Finding just the right word is no mean feat. Even the greatest writers admit to struggling for days to come up with the magical noun, verb, adverb, or adjective that breathes life into a sentence. Paradoxically, words are defined by more than their definitions. They have social and psychological dimensions that change over time and are not readily captured by a dictionary.
And words have power. Sticks and stones may break your bones, but the skeleton mends in a matter of weeks. Racial slurs, nicknames, putdowns, and crude anatomical slang cause generations of damage. This is true even when the word in question is not the result of intentional bigotry or hatred. The road to “other” people’s hells can be paved with supposedly neutral words that produce unintended consequences. Just ask the mother of any child who carries the label “fetal alcohol syndrome” or “crack baby.”
People with disabilities bear testimony to the shameful history of the truly awful terminology used to label them. The terminology arose in part due to a power differential; people with disabilities often did not have the social and political opportunities to define themselves to the rest of the world. Moreover, words that are considered acceptable in one era may be demeaning to the next generation. “Moron,” “imbecile,” and “idiot” seemed perfectly scientific when the terms were first defined in relation to IQ. But IQ testing itself served to reinforce stereotypes held by researchers and clinicians.
People First Language is far less dehumanizing. The National Center on Disability and Journalism offers a style guide for discussing or writing about people with disabilities (ncdj.org/style-guide). But even this humanizing lexicon may eventually sound insensitive.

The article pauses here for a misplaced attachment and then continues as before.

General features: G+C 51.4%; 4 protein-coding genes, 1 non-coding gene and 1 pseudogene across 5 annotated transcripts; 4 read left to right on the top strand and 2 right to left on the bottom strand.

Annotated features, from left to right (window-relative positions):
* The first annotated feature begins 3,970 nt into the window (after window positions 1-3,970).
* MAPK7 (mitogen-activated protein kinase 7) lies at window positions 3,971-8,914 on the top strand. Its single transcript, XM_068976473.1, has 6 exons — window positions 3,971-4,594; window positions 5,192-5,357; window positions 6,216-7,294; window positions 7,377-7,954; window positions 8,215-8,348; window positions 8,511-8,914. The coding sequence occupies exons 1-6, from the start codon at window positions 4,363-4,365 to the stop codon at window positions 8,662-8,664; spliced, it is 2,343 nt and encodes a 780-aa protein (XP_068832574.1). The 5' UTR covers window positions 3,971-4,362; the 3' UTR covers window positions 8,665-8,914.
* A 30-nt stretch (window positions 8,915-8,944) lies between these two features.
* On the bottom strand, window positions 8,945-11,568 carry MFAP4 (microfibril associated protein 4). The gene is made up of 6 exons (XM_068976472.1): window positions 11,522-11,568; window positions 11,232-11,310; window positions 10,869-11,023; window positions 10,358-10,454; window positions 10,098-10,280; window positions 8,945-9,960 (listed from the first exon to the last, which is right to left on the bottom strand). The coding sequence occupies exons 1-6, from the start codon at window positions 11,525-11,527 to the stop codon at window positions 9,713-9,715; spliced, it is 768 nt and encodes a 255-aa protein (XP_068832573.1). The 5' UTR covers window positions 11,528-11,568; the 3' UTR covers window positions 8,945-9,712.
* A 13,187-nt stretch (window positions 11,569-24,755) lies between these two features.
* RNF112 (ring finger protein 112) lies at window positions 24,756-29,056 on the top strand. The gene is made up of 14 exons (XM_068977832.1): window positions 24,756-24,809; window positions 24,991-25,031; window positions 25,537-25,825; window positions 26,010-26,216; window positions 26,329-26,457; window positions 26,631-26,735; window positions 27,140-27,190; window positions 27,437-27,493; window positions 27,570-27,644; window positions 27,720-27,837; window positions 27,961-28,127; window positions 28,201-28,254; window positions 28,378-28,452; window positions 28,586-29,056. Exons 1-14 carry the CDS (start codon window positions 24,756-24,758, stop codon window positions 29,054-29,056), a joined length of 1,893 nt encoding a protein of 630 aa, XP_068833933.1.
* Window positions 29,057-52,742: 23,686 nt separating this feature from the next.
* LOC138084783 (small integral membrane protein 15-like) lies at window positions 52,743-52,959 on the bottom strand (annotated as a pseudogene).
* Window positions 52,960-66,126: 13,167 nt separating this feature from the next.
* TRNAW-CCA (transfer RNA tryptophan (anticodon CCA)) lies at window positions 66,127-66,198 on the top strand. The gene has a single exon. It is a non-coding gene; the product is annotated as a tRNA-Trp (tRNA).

The professional term I struggle with most is “birth defect.” Like everyone, I am a product of my times, and it rolls naturally off my tongue. It was the term I was taught, and it is still reinforced daily in medical journals, professional conversations, medical records, and the popular press. Think of the flurry of medical articles and terror-evoking news stories published over the last few years about “Zika-related birth defects.” The redoubtable March of Dimes (MOD) dropped “birth defects” from its official name more than a decade ago. But the new name may have been more the result of a change in mission than in sensitivity; my quick search of the current MOD website produced 63 references to birth defects.
The road to “other” people’s hells can be paved with supposedly neutral words that produce unintended consequences.
Superficially, “birth defect” sounds much better than past terms such as “monster,” “hopeful monster,” “sport,” “freak of nature,” “mutant,” “defective child,” or clinical terms like “malformation” or “deformation.” A study conducted by the National Center on Birth Defects and Developmental Disabilities, a branch of the Centers for Disease Control and Prevention, found that about 35 percent of the general public preferred the term “birth defect,” though families affected by congenital disabilities were slightly less likely (28.5 percent) to prefer the term. Somewhat less favored (about 22 percent) was the phrase “children with special needs.” Other terms that were preferred by much smaller percentages included “birth conditions,” “birth anomalies,” “congenital anomalies,” “congenital disorders,” “congenital malformations,” and, at the very bottom of the list, “adverse pregnancy outcomes.”